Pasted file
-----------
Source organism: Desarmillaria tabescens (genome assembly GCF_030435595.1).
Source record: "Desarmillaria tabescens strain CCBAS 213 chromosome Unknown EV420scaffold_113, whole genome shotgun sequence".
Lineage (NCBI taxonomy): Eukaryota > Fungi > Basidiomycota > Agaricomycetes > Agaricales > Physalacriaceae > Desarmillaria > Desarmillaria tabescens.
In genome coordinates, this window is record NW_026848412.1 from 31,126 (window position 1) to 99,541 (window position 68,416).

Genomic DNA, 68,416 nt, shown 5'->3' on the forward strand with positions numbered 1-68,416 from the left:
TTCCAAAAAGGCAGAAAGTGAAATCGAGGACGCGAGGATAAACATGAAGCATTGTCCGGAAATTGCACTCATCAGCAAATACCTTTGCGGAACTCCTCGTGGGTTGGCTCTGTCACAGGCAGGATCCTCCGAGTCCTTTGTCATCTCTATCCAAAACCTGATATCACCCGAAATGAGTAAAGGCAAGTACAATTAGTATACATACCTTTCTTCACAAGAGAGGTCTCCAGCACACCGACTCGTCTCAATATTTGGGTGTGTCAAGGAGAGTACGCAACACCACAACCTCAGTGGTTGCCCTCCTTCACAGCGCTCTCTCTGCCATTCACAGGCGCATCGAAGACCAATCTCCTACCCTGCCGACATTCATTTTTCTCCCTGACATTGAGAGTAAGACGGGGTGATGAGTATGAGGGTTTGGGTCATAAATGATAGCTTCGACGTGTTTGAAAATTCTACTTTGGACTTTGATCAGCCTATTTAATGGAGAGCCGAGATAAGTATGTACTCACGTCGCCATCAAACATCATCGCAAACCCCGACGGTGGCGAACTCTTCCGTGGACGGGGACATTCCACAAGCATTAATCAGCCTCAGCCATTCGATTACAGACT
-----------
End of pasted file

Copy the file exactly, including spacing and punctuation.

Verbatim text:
Source organism: Desarmillaria tabescens (genome assembly GCF_030435595.1).
Source record: "Desarmillaria tabescens strain CCBAS 213 chromosome Unknown EV420scaffold_113, whole genome shotgun sequence".
Lineage (NCBI taxonomy): Eukaryota > Fungi > Basidiomycota > Agaricomycetes > Agaricales > Physalacriaceae > Desarmillaria > Desarmillaria tabescens.
In genome coordinates, this window is record NW_026848412.1 from 31,126 (window position 1) to 99,541 (window position 68,416).

Genomic DNA, 68,416 nt, shown 5'->3' on the forward strand with positions numbered 1-68,416 from the left:
TTCCAAAAAGGCAGAAAGTGAAATCGAGGACGCGAGGATAAACATGAAGCATTGTCCGGAAATTGCACTCATCAGCAAATACCTTTGCGGAACTCCTCGTGGGTTGGCTCTGTCACAGGCAGGATCCTCCGAGTCCTTTGTCATCTCTATCCAAAACCTGATATCACCCGAAATGAGTAAAGGCAAGTACAATTAGTATACATACCTTTCTTCACAAGAGAGGTCTCCAGCACACCGACTCGTCTCAATATTTGGGTGTGTCAAGGAGAGTACGCAACACCACAACCTCAGTGGTTGCCCTCCTTCACAGCGCTCTCTCTGCCATTCACAGGCGCATCGAAGACCAATCTCCTACCCTGCCGACATTCATTTTTCTCCCTGACATTGAGAGTAAGACGGGGTGATGAGTATGAGGGTTTGGGTCATAAATGATAGCTTCGACGTGTTTGAAAATTCTACTTTGGACTTTGATCAGCCTATTTAATGGAGAGCCGAGATAAGTATGTACTCACGTCGCCATCAAACATCATCGCAAACCCCGACGGTGGCGAACTCTTCCGTGGACGGGGACATTCCACAAGCATTAATCAGCCTCAGCCATTCGATTACAGACT